I know someone who wrote my favorite book thus far this year (2016 and 2017!). It’s Abby Fabiaschi, and the book is I Liked My Life, which went into a publishing book war with four major houses bidding on it. Lucky her. Lucky me for getting to read a pre-published copy.
Moving right along.
We were speaking on the phone about some other matters, and we started talked about The Handmaid’s Tale, which is coming out in a series (more on that another time), and we were off to the races about what it means for today’s political climate and our shock and awe at what we thought could never be our country’s take on things. I suggested she write a review of the book, calling out some of the issues. Here it is: my friend Abby’s take on what your next read needs to be. Thanks Abby!
Haven’t read Margaret Atwood’s The Handmaid’s Tale yet? Well, there’s no time like the present, and I don’t mean that in the casual, carpe diem way the cliche implies. I mean it literally: there is an urgency to and a reason for the sudden resurgence of sales for this compelling bestseller.
In it, Atwood creates a fantasy time in US history where people of power leverage fear of Islamic terrorism to suspend the constitution and enforce a militant state. The media is deemed collaborators delivering fake news and hunted as sworn enemies. Protest marches are quickly stopped by the effective counter measure of open fire. Once fear has overtaken the non-reigning population, the Gilead regime, as it is called, executes its full, demented, horrifying plan for humanity.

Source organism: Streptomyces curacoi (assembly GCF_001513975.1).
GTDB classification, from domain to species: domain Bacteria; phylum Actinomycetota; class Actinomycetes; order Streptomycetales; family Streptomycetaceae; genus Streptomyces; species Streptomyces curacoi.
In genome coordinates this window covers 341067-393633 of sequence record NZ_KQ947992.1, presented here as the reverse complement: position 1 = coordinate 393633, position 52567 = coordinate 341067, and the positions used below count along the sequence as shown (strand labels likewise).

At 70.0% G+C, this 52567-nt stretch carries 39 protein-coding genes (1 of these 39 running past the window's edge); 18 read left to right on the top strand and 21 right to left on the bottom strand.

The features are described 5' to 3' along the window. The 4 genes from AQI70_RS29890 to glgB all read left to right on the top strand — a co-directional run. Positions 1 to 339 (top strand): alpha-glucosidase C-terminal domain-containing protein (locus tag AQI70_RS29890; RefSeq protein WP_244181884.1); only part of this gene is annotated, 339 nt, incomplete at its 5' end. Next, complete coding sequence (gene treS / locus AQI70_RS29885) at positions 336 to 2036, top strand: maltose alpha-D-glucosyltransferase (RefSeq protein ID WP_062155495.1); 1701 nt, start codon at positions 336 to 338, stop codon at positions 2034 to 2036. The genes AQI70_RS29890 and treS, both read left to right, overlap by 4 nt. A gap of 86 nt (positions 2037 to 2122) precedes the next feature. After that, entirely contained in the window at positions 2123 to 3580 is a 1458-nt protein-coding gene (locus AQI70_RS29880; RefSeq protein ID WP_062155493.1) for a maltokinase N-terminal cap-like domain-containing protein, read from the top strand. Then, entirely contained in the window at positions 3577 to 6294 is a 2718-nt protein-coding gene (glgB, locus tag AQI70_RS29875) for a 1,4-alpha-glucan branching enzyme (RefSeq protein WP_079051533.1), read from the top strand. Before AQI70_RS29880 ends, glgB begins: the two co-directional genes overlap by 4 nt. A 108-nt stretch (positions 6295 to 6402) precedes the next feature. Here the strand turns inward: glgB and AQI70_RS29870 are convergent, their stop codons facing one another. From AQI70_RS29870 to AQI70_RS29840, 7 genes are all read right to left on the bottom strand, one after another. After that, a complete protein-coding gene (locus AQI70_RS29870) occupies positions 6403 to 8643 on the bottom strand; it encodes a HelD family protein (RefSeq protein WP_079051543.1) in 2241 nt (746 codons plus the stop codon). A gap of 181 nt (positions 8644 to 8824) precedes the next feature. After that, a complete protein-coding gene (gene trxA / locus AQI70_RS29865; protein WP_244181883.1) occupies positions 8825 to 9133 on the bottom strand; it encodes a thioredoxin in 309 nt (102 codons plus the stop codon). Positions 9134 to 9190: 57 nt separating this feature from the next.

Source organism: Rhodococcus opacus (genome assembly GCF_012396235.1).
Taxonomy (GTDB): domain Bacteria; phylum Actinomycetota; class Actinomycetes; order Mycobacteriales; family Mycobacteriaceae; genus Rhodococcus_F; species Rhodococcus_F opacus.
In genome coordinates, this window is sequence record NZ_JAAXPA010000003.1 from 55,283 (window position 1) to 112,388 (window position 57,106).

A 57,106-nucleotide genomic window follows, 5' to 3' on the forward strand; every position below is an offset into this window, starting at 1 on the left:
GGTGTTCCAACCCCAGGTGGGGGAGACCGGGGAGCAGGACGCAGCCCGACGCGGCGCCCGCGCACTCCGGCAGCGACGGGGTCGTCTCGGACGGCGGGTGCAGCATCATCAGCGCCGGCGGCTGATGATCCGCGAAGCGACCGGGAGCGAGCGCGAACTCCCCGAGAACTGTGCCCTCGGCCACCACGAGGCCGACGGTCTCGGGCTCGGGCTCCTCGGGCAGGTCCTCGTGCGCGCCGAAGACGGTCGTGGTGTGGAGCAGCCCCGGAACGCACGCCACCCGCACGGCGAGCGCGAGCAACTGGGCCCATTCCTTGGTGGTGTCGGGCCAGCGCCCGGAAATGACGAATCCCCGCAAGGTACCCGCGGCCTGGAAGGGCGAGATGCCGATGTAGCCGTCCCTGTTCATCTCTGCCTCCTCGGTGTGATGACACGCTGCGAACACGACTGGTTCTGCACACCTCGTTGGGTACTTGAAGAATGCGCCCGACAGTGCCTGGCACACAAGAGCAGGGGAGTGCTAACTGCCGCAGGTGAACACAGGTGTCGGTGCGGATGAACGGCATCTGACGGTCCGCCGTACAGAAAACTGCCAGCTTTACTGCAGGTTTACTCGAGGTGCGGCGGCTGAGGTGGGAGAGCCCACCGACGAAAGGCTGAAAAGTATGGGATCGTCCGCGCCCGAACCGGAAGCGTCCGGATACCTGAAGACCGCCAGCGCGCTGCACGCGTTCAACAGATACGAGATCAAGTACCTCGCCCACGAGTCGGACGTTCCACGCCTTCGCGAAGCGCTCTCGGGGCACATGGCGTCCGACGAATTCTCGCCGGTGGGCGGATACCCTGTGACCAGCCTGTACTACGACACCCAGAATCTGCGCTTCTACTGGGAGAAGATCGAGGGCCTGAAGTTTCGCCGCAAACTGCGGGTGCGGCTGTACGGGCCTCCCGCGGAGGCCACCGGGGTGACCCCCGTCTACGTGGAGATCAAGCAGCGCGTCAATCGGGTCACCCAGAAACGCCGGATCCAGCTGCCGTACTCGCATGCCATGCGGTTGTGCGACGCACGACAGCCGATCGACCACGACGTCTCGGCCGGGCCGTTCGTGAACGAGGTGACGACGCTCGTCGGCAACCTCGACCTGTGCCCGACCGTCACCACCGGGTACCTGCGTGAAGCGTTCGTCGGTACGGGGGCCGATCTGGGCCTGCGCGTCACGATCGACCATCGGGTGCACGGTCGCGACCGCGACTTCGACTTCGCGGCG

As it was published in 1986, while I was learning to read, I missed its first wave of popularity. When I bought it, I had no idea why it was suddenly popping up on every list, but as soon as I read this line I understood with great clarity: “Whatever is going on is as usual. Even this is as usual, now. We lived, as usual, by ignoring. Ignoring isn’t the same as ignorance, you have to work at it.” Because, really, that is what we are all doing now. Even those of us making calls to our representatives and signing petitions. In between these moments of empowerment we are becoming acquainted with a new normal. It’s disturbing to see this from Atwood’s lens— the risk of it, the reality that one turn of power can beget another. And another. And another.
There are lines in this book that could serve as a direct response to things happening in our nation. On healthcare, try this quotation: “Better never means better for everyone,” he says. “It always means worse, for some.” Or, more generally, how about this one? “Perhaps he’s reached that state of intoxication which power is said to inspire, the state in which you believe you are indispensable and can therefore do anything, absolutely anything you feel like, anything at all.” (This led me to grunt. Perhaps a certain leader is just constantly drunk?)
They say the truth is stranger than fiction. I’m a believer in this. There are many things that have happened to me that my editor would red line with “readers won’t buy this.” When I finished The Handmaid’s Tale I found myself praying that fiction would prove stranger than the truth. Although now, even more than before, I’m on high alert.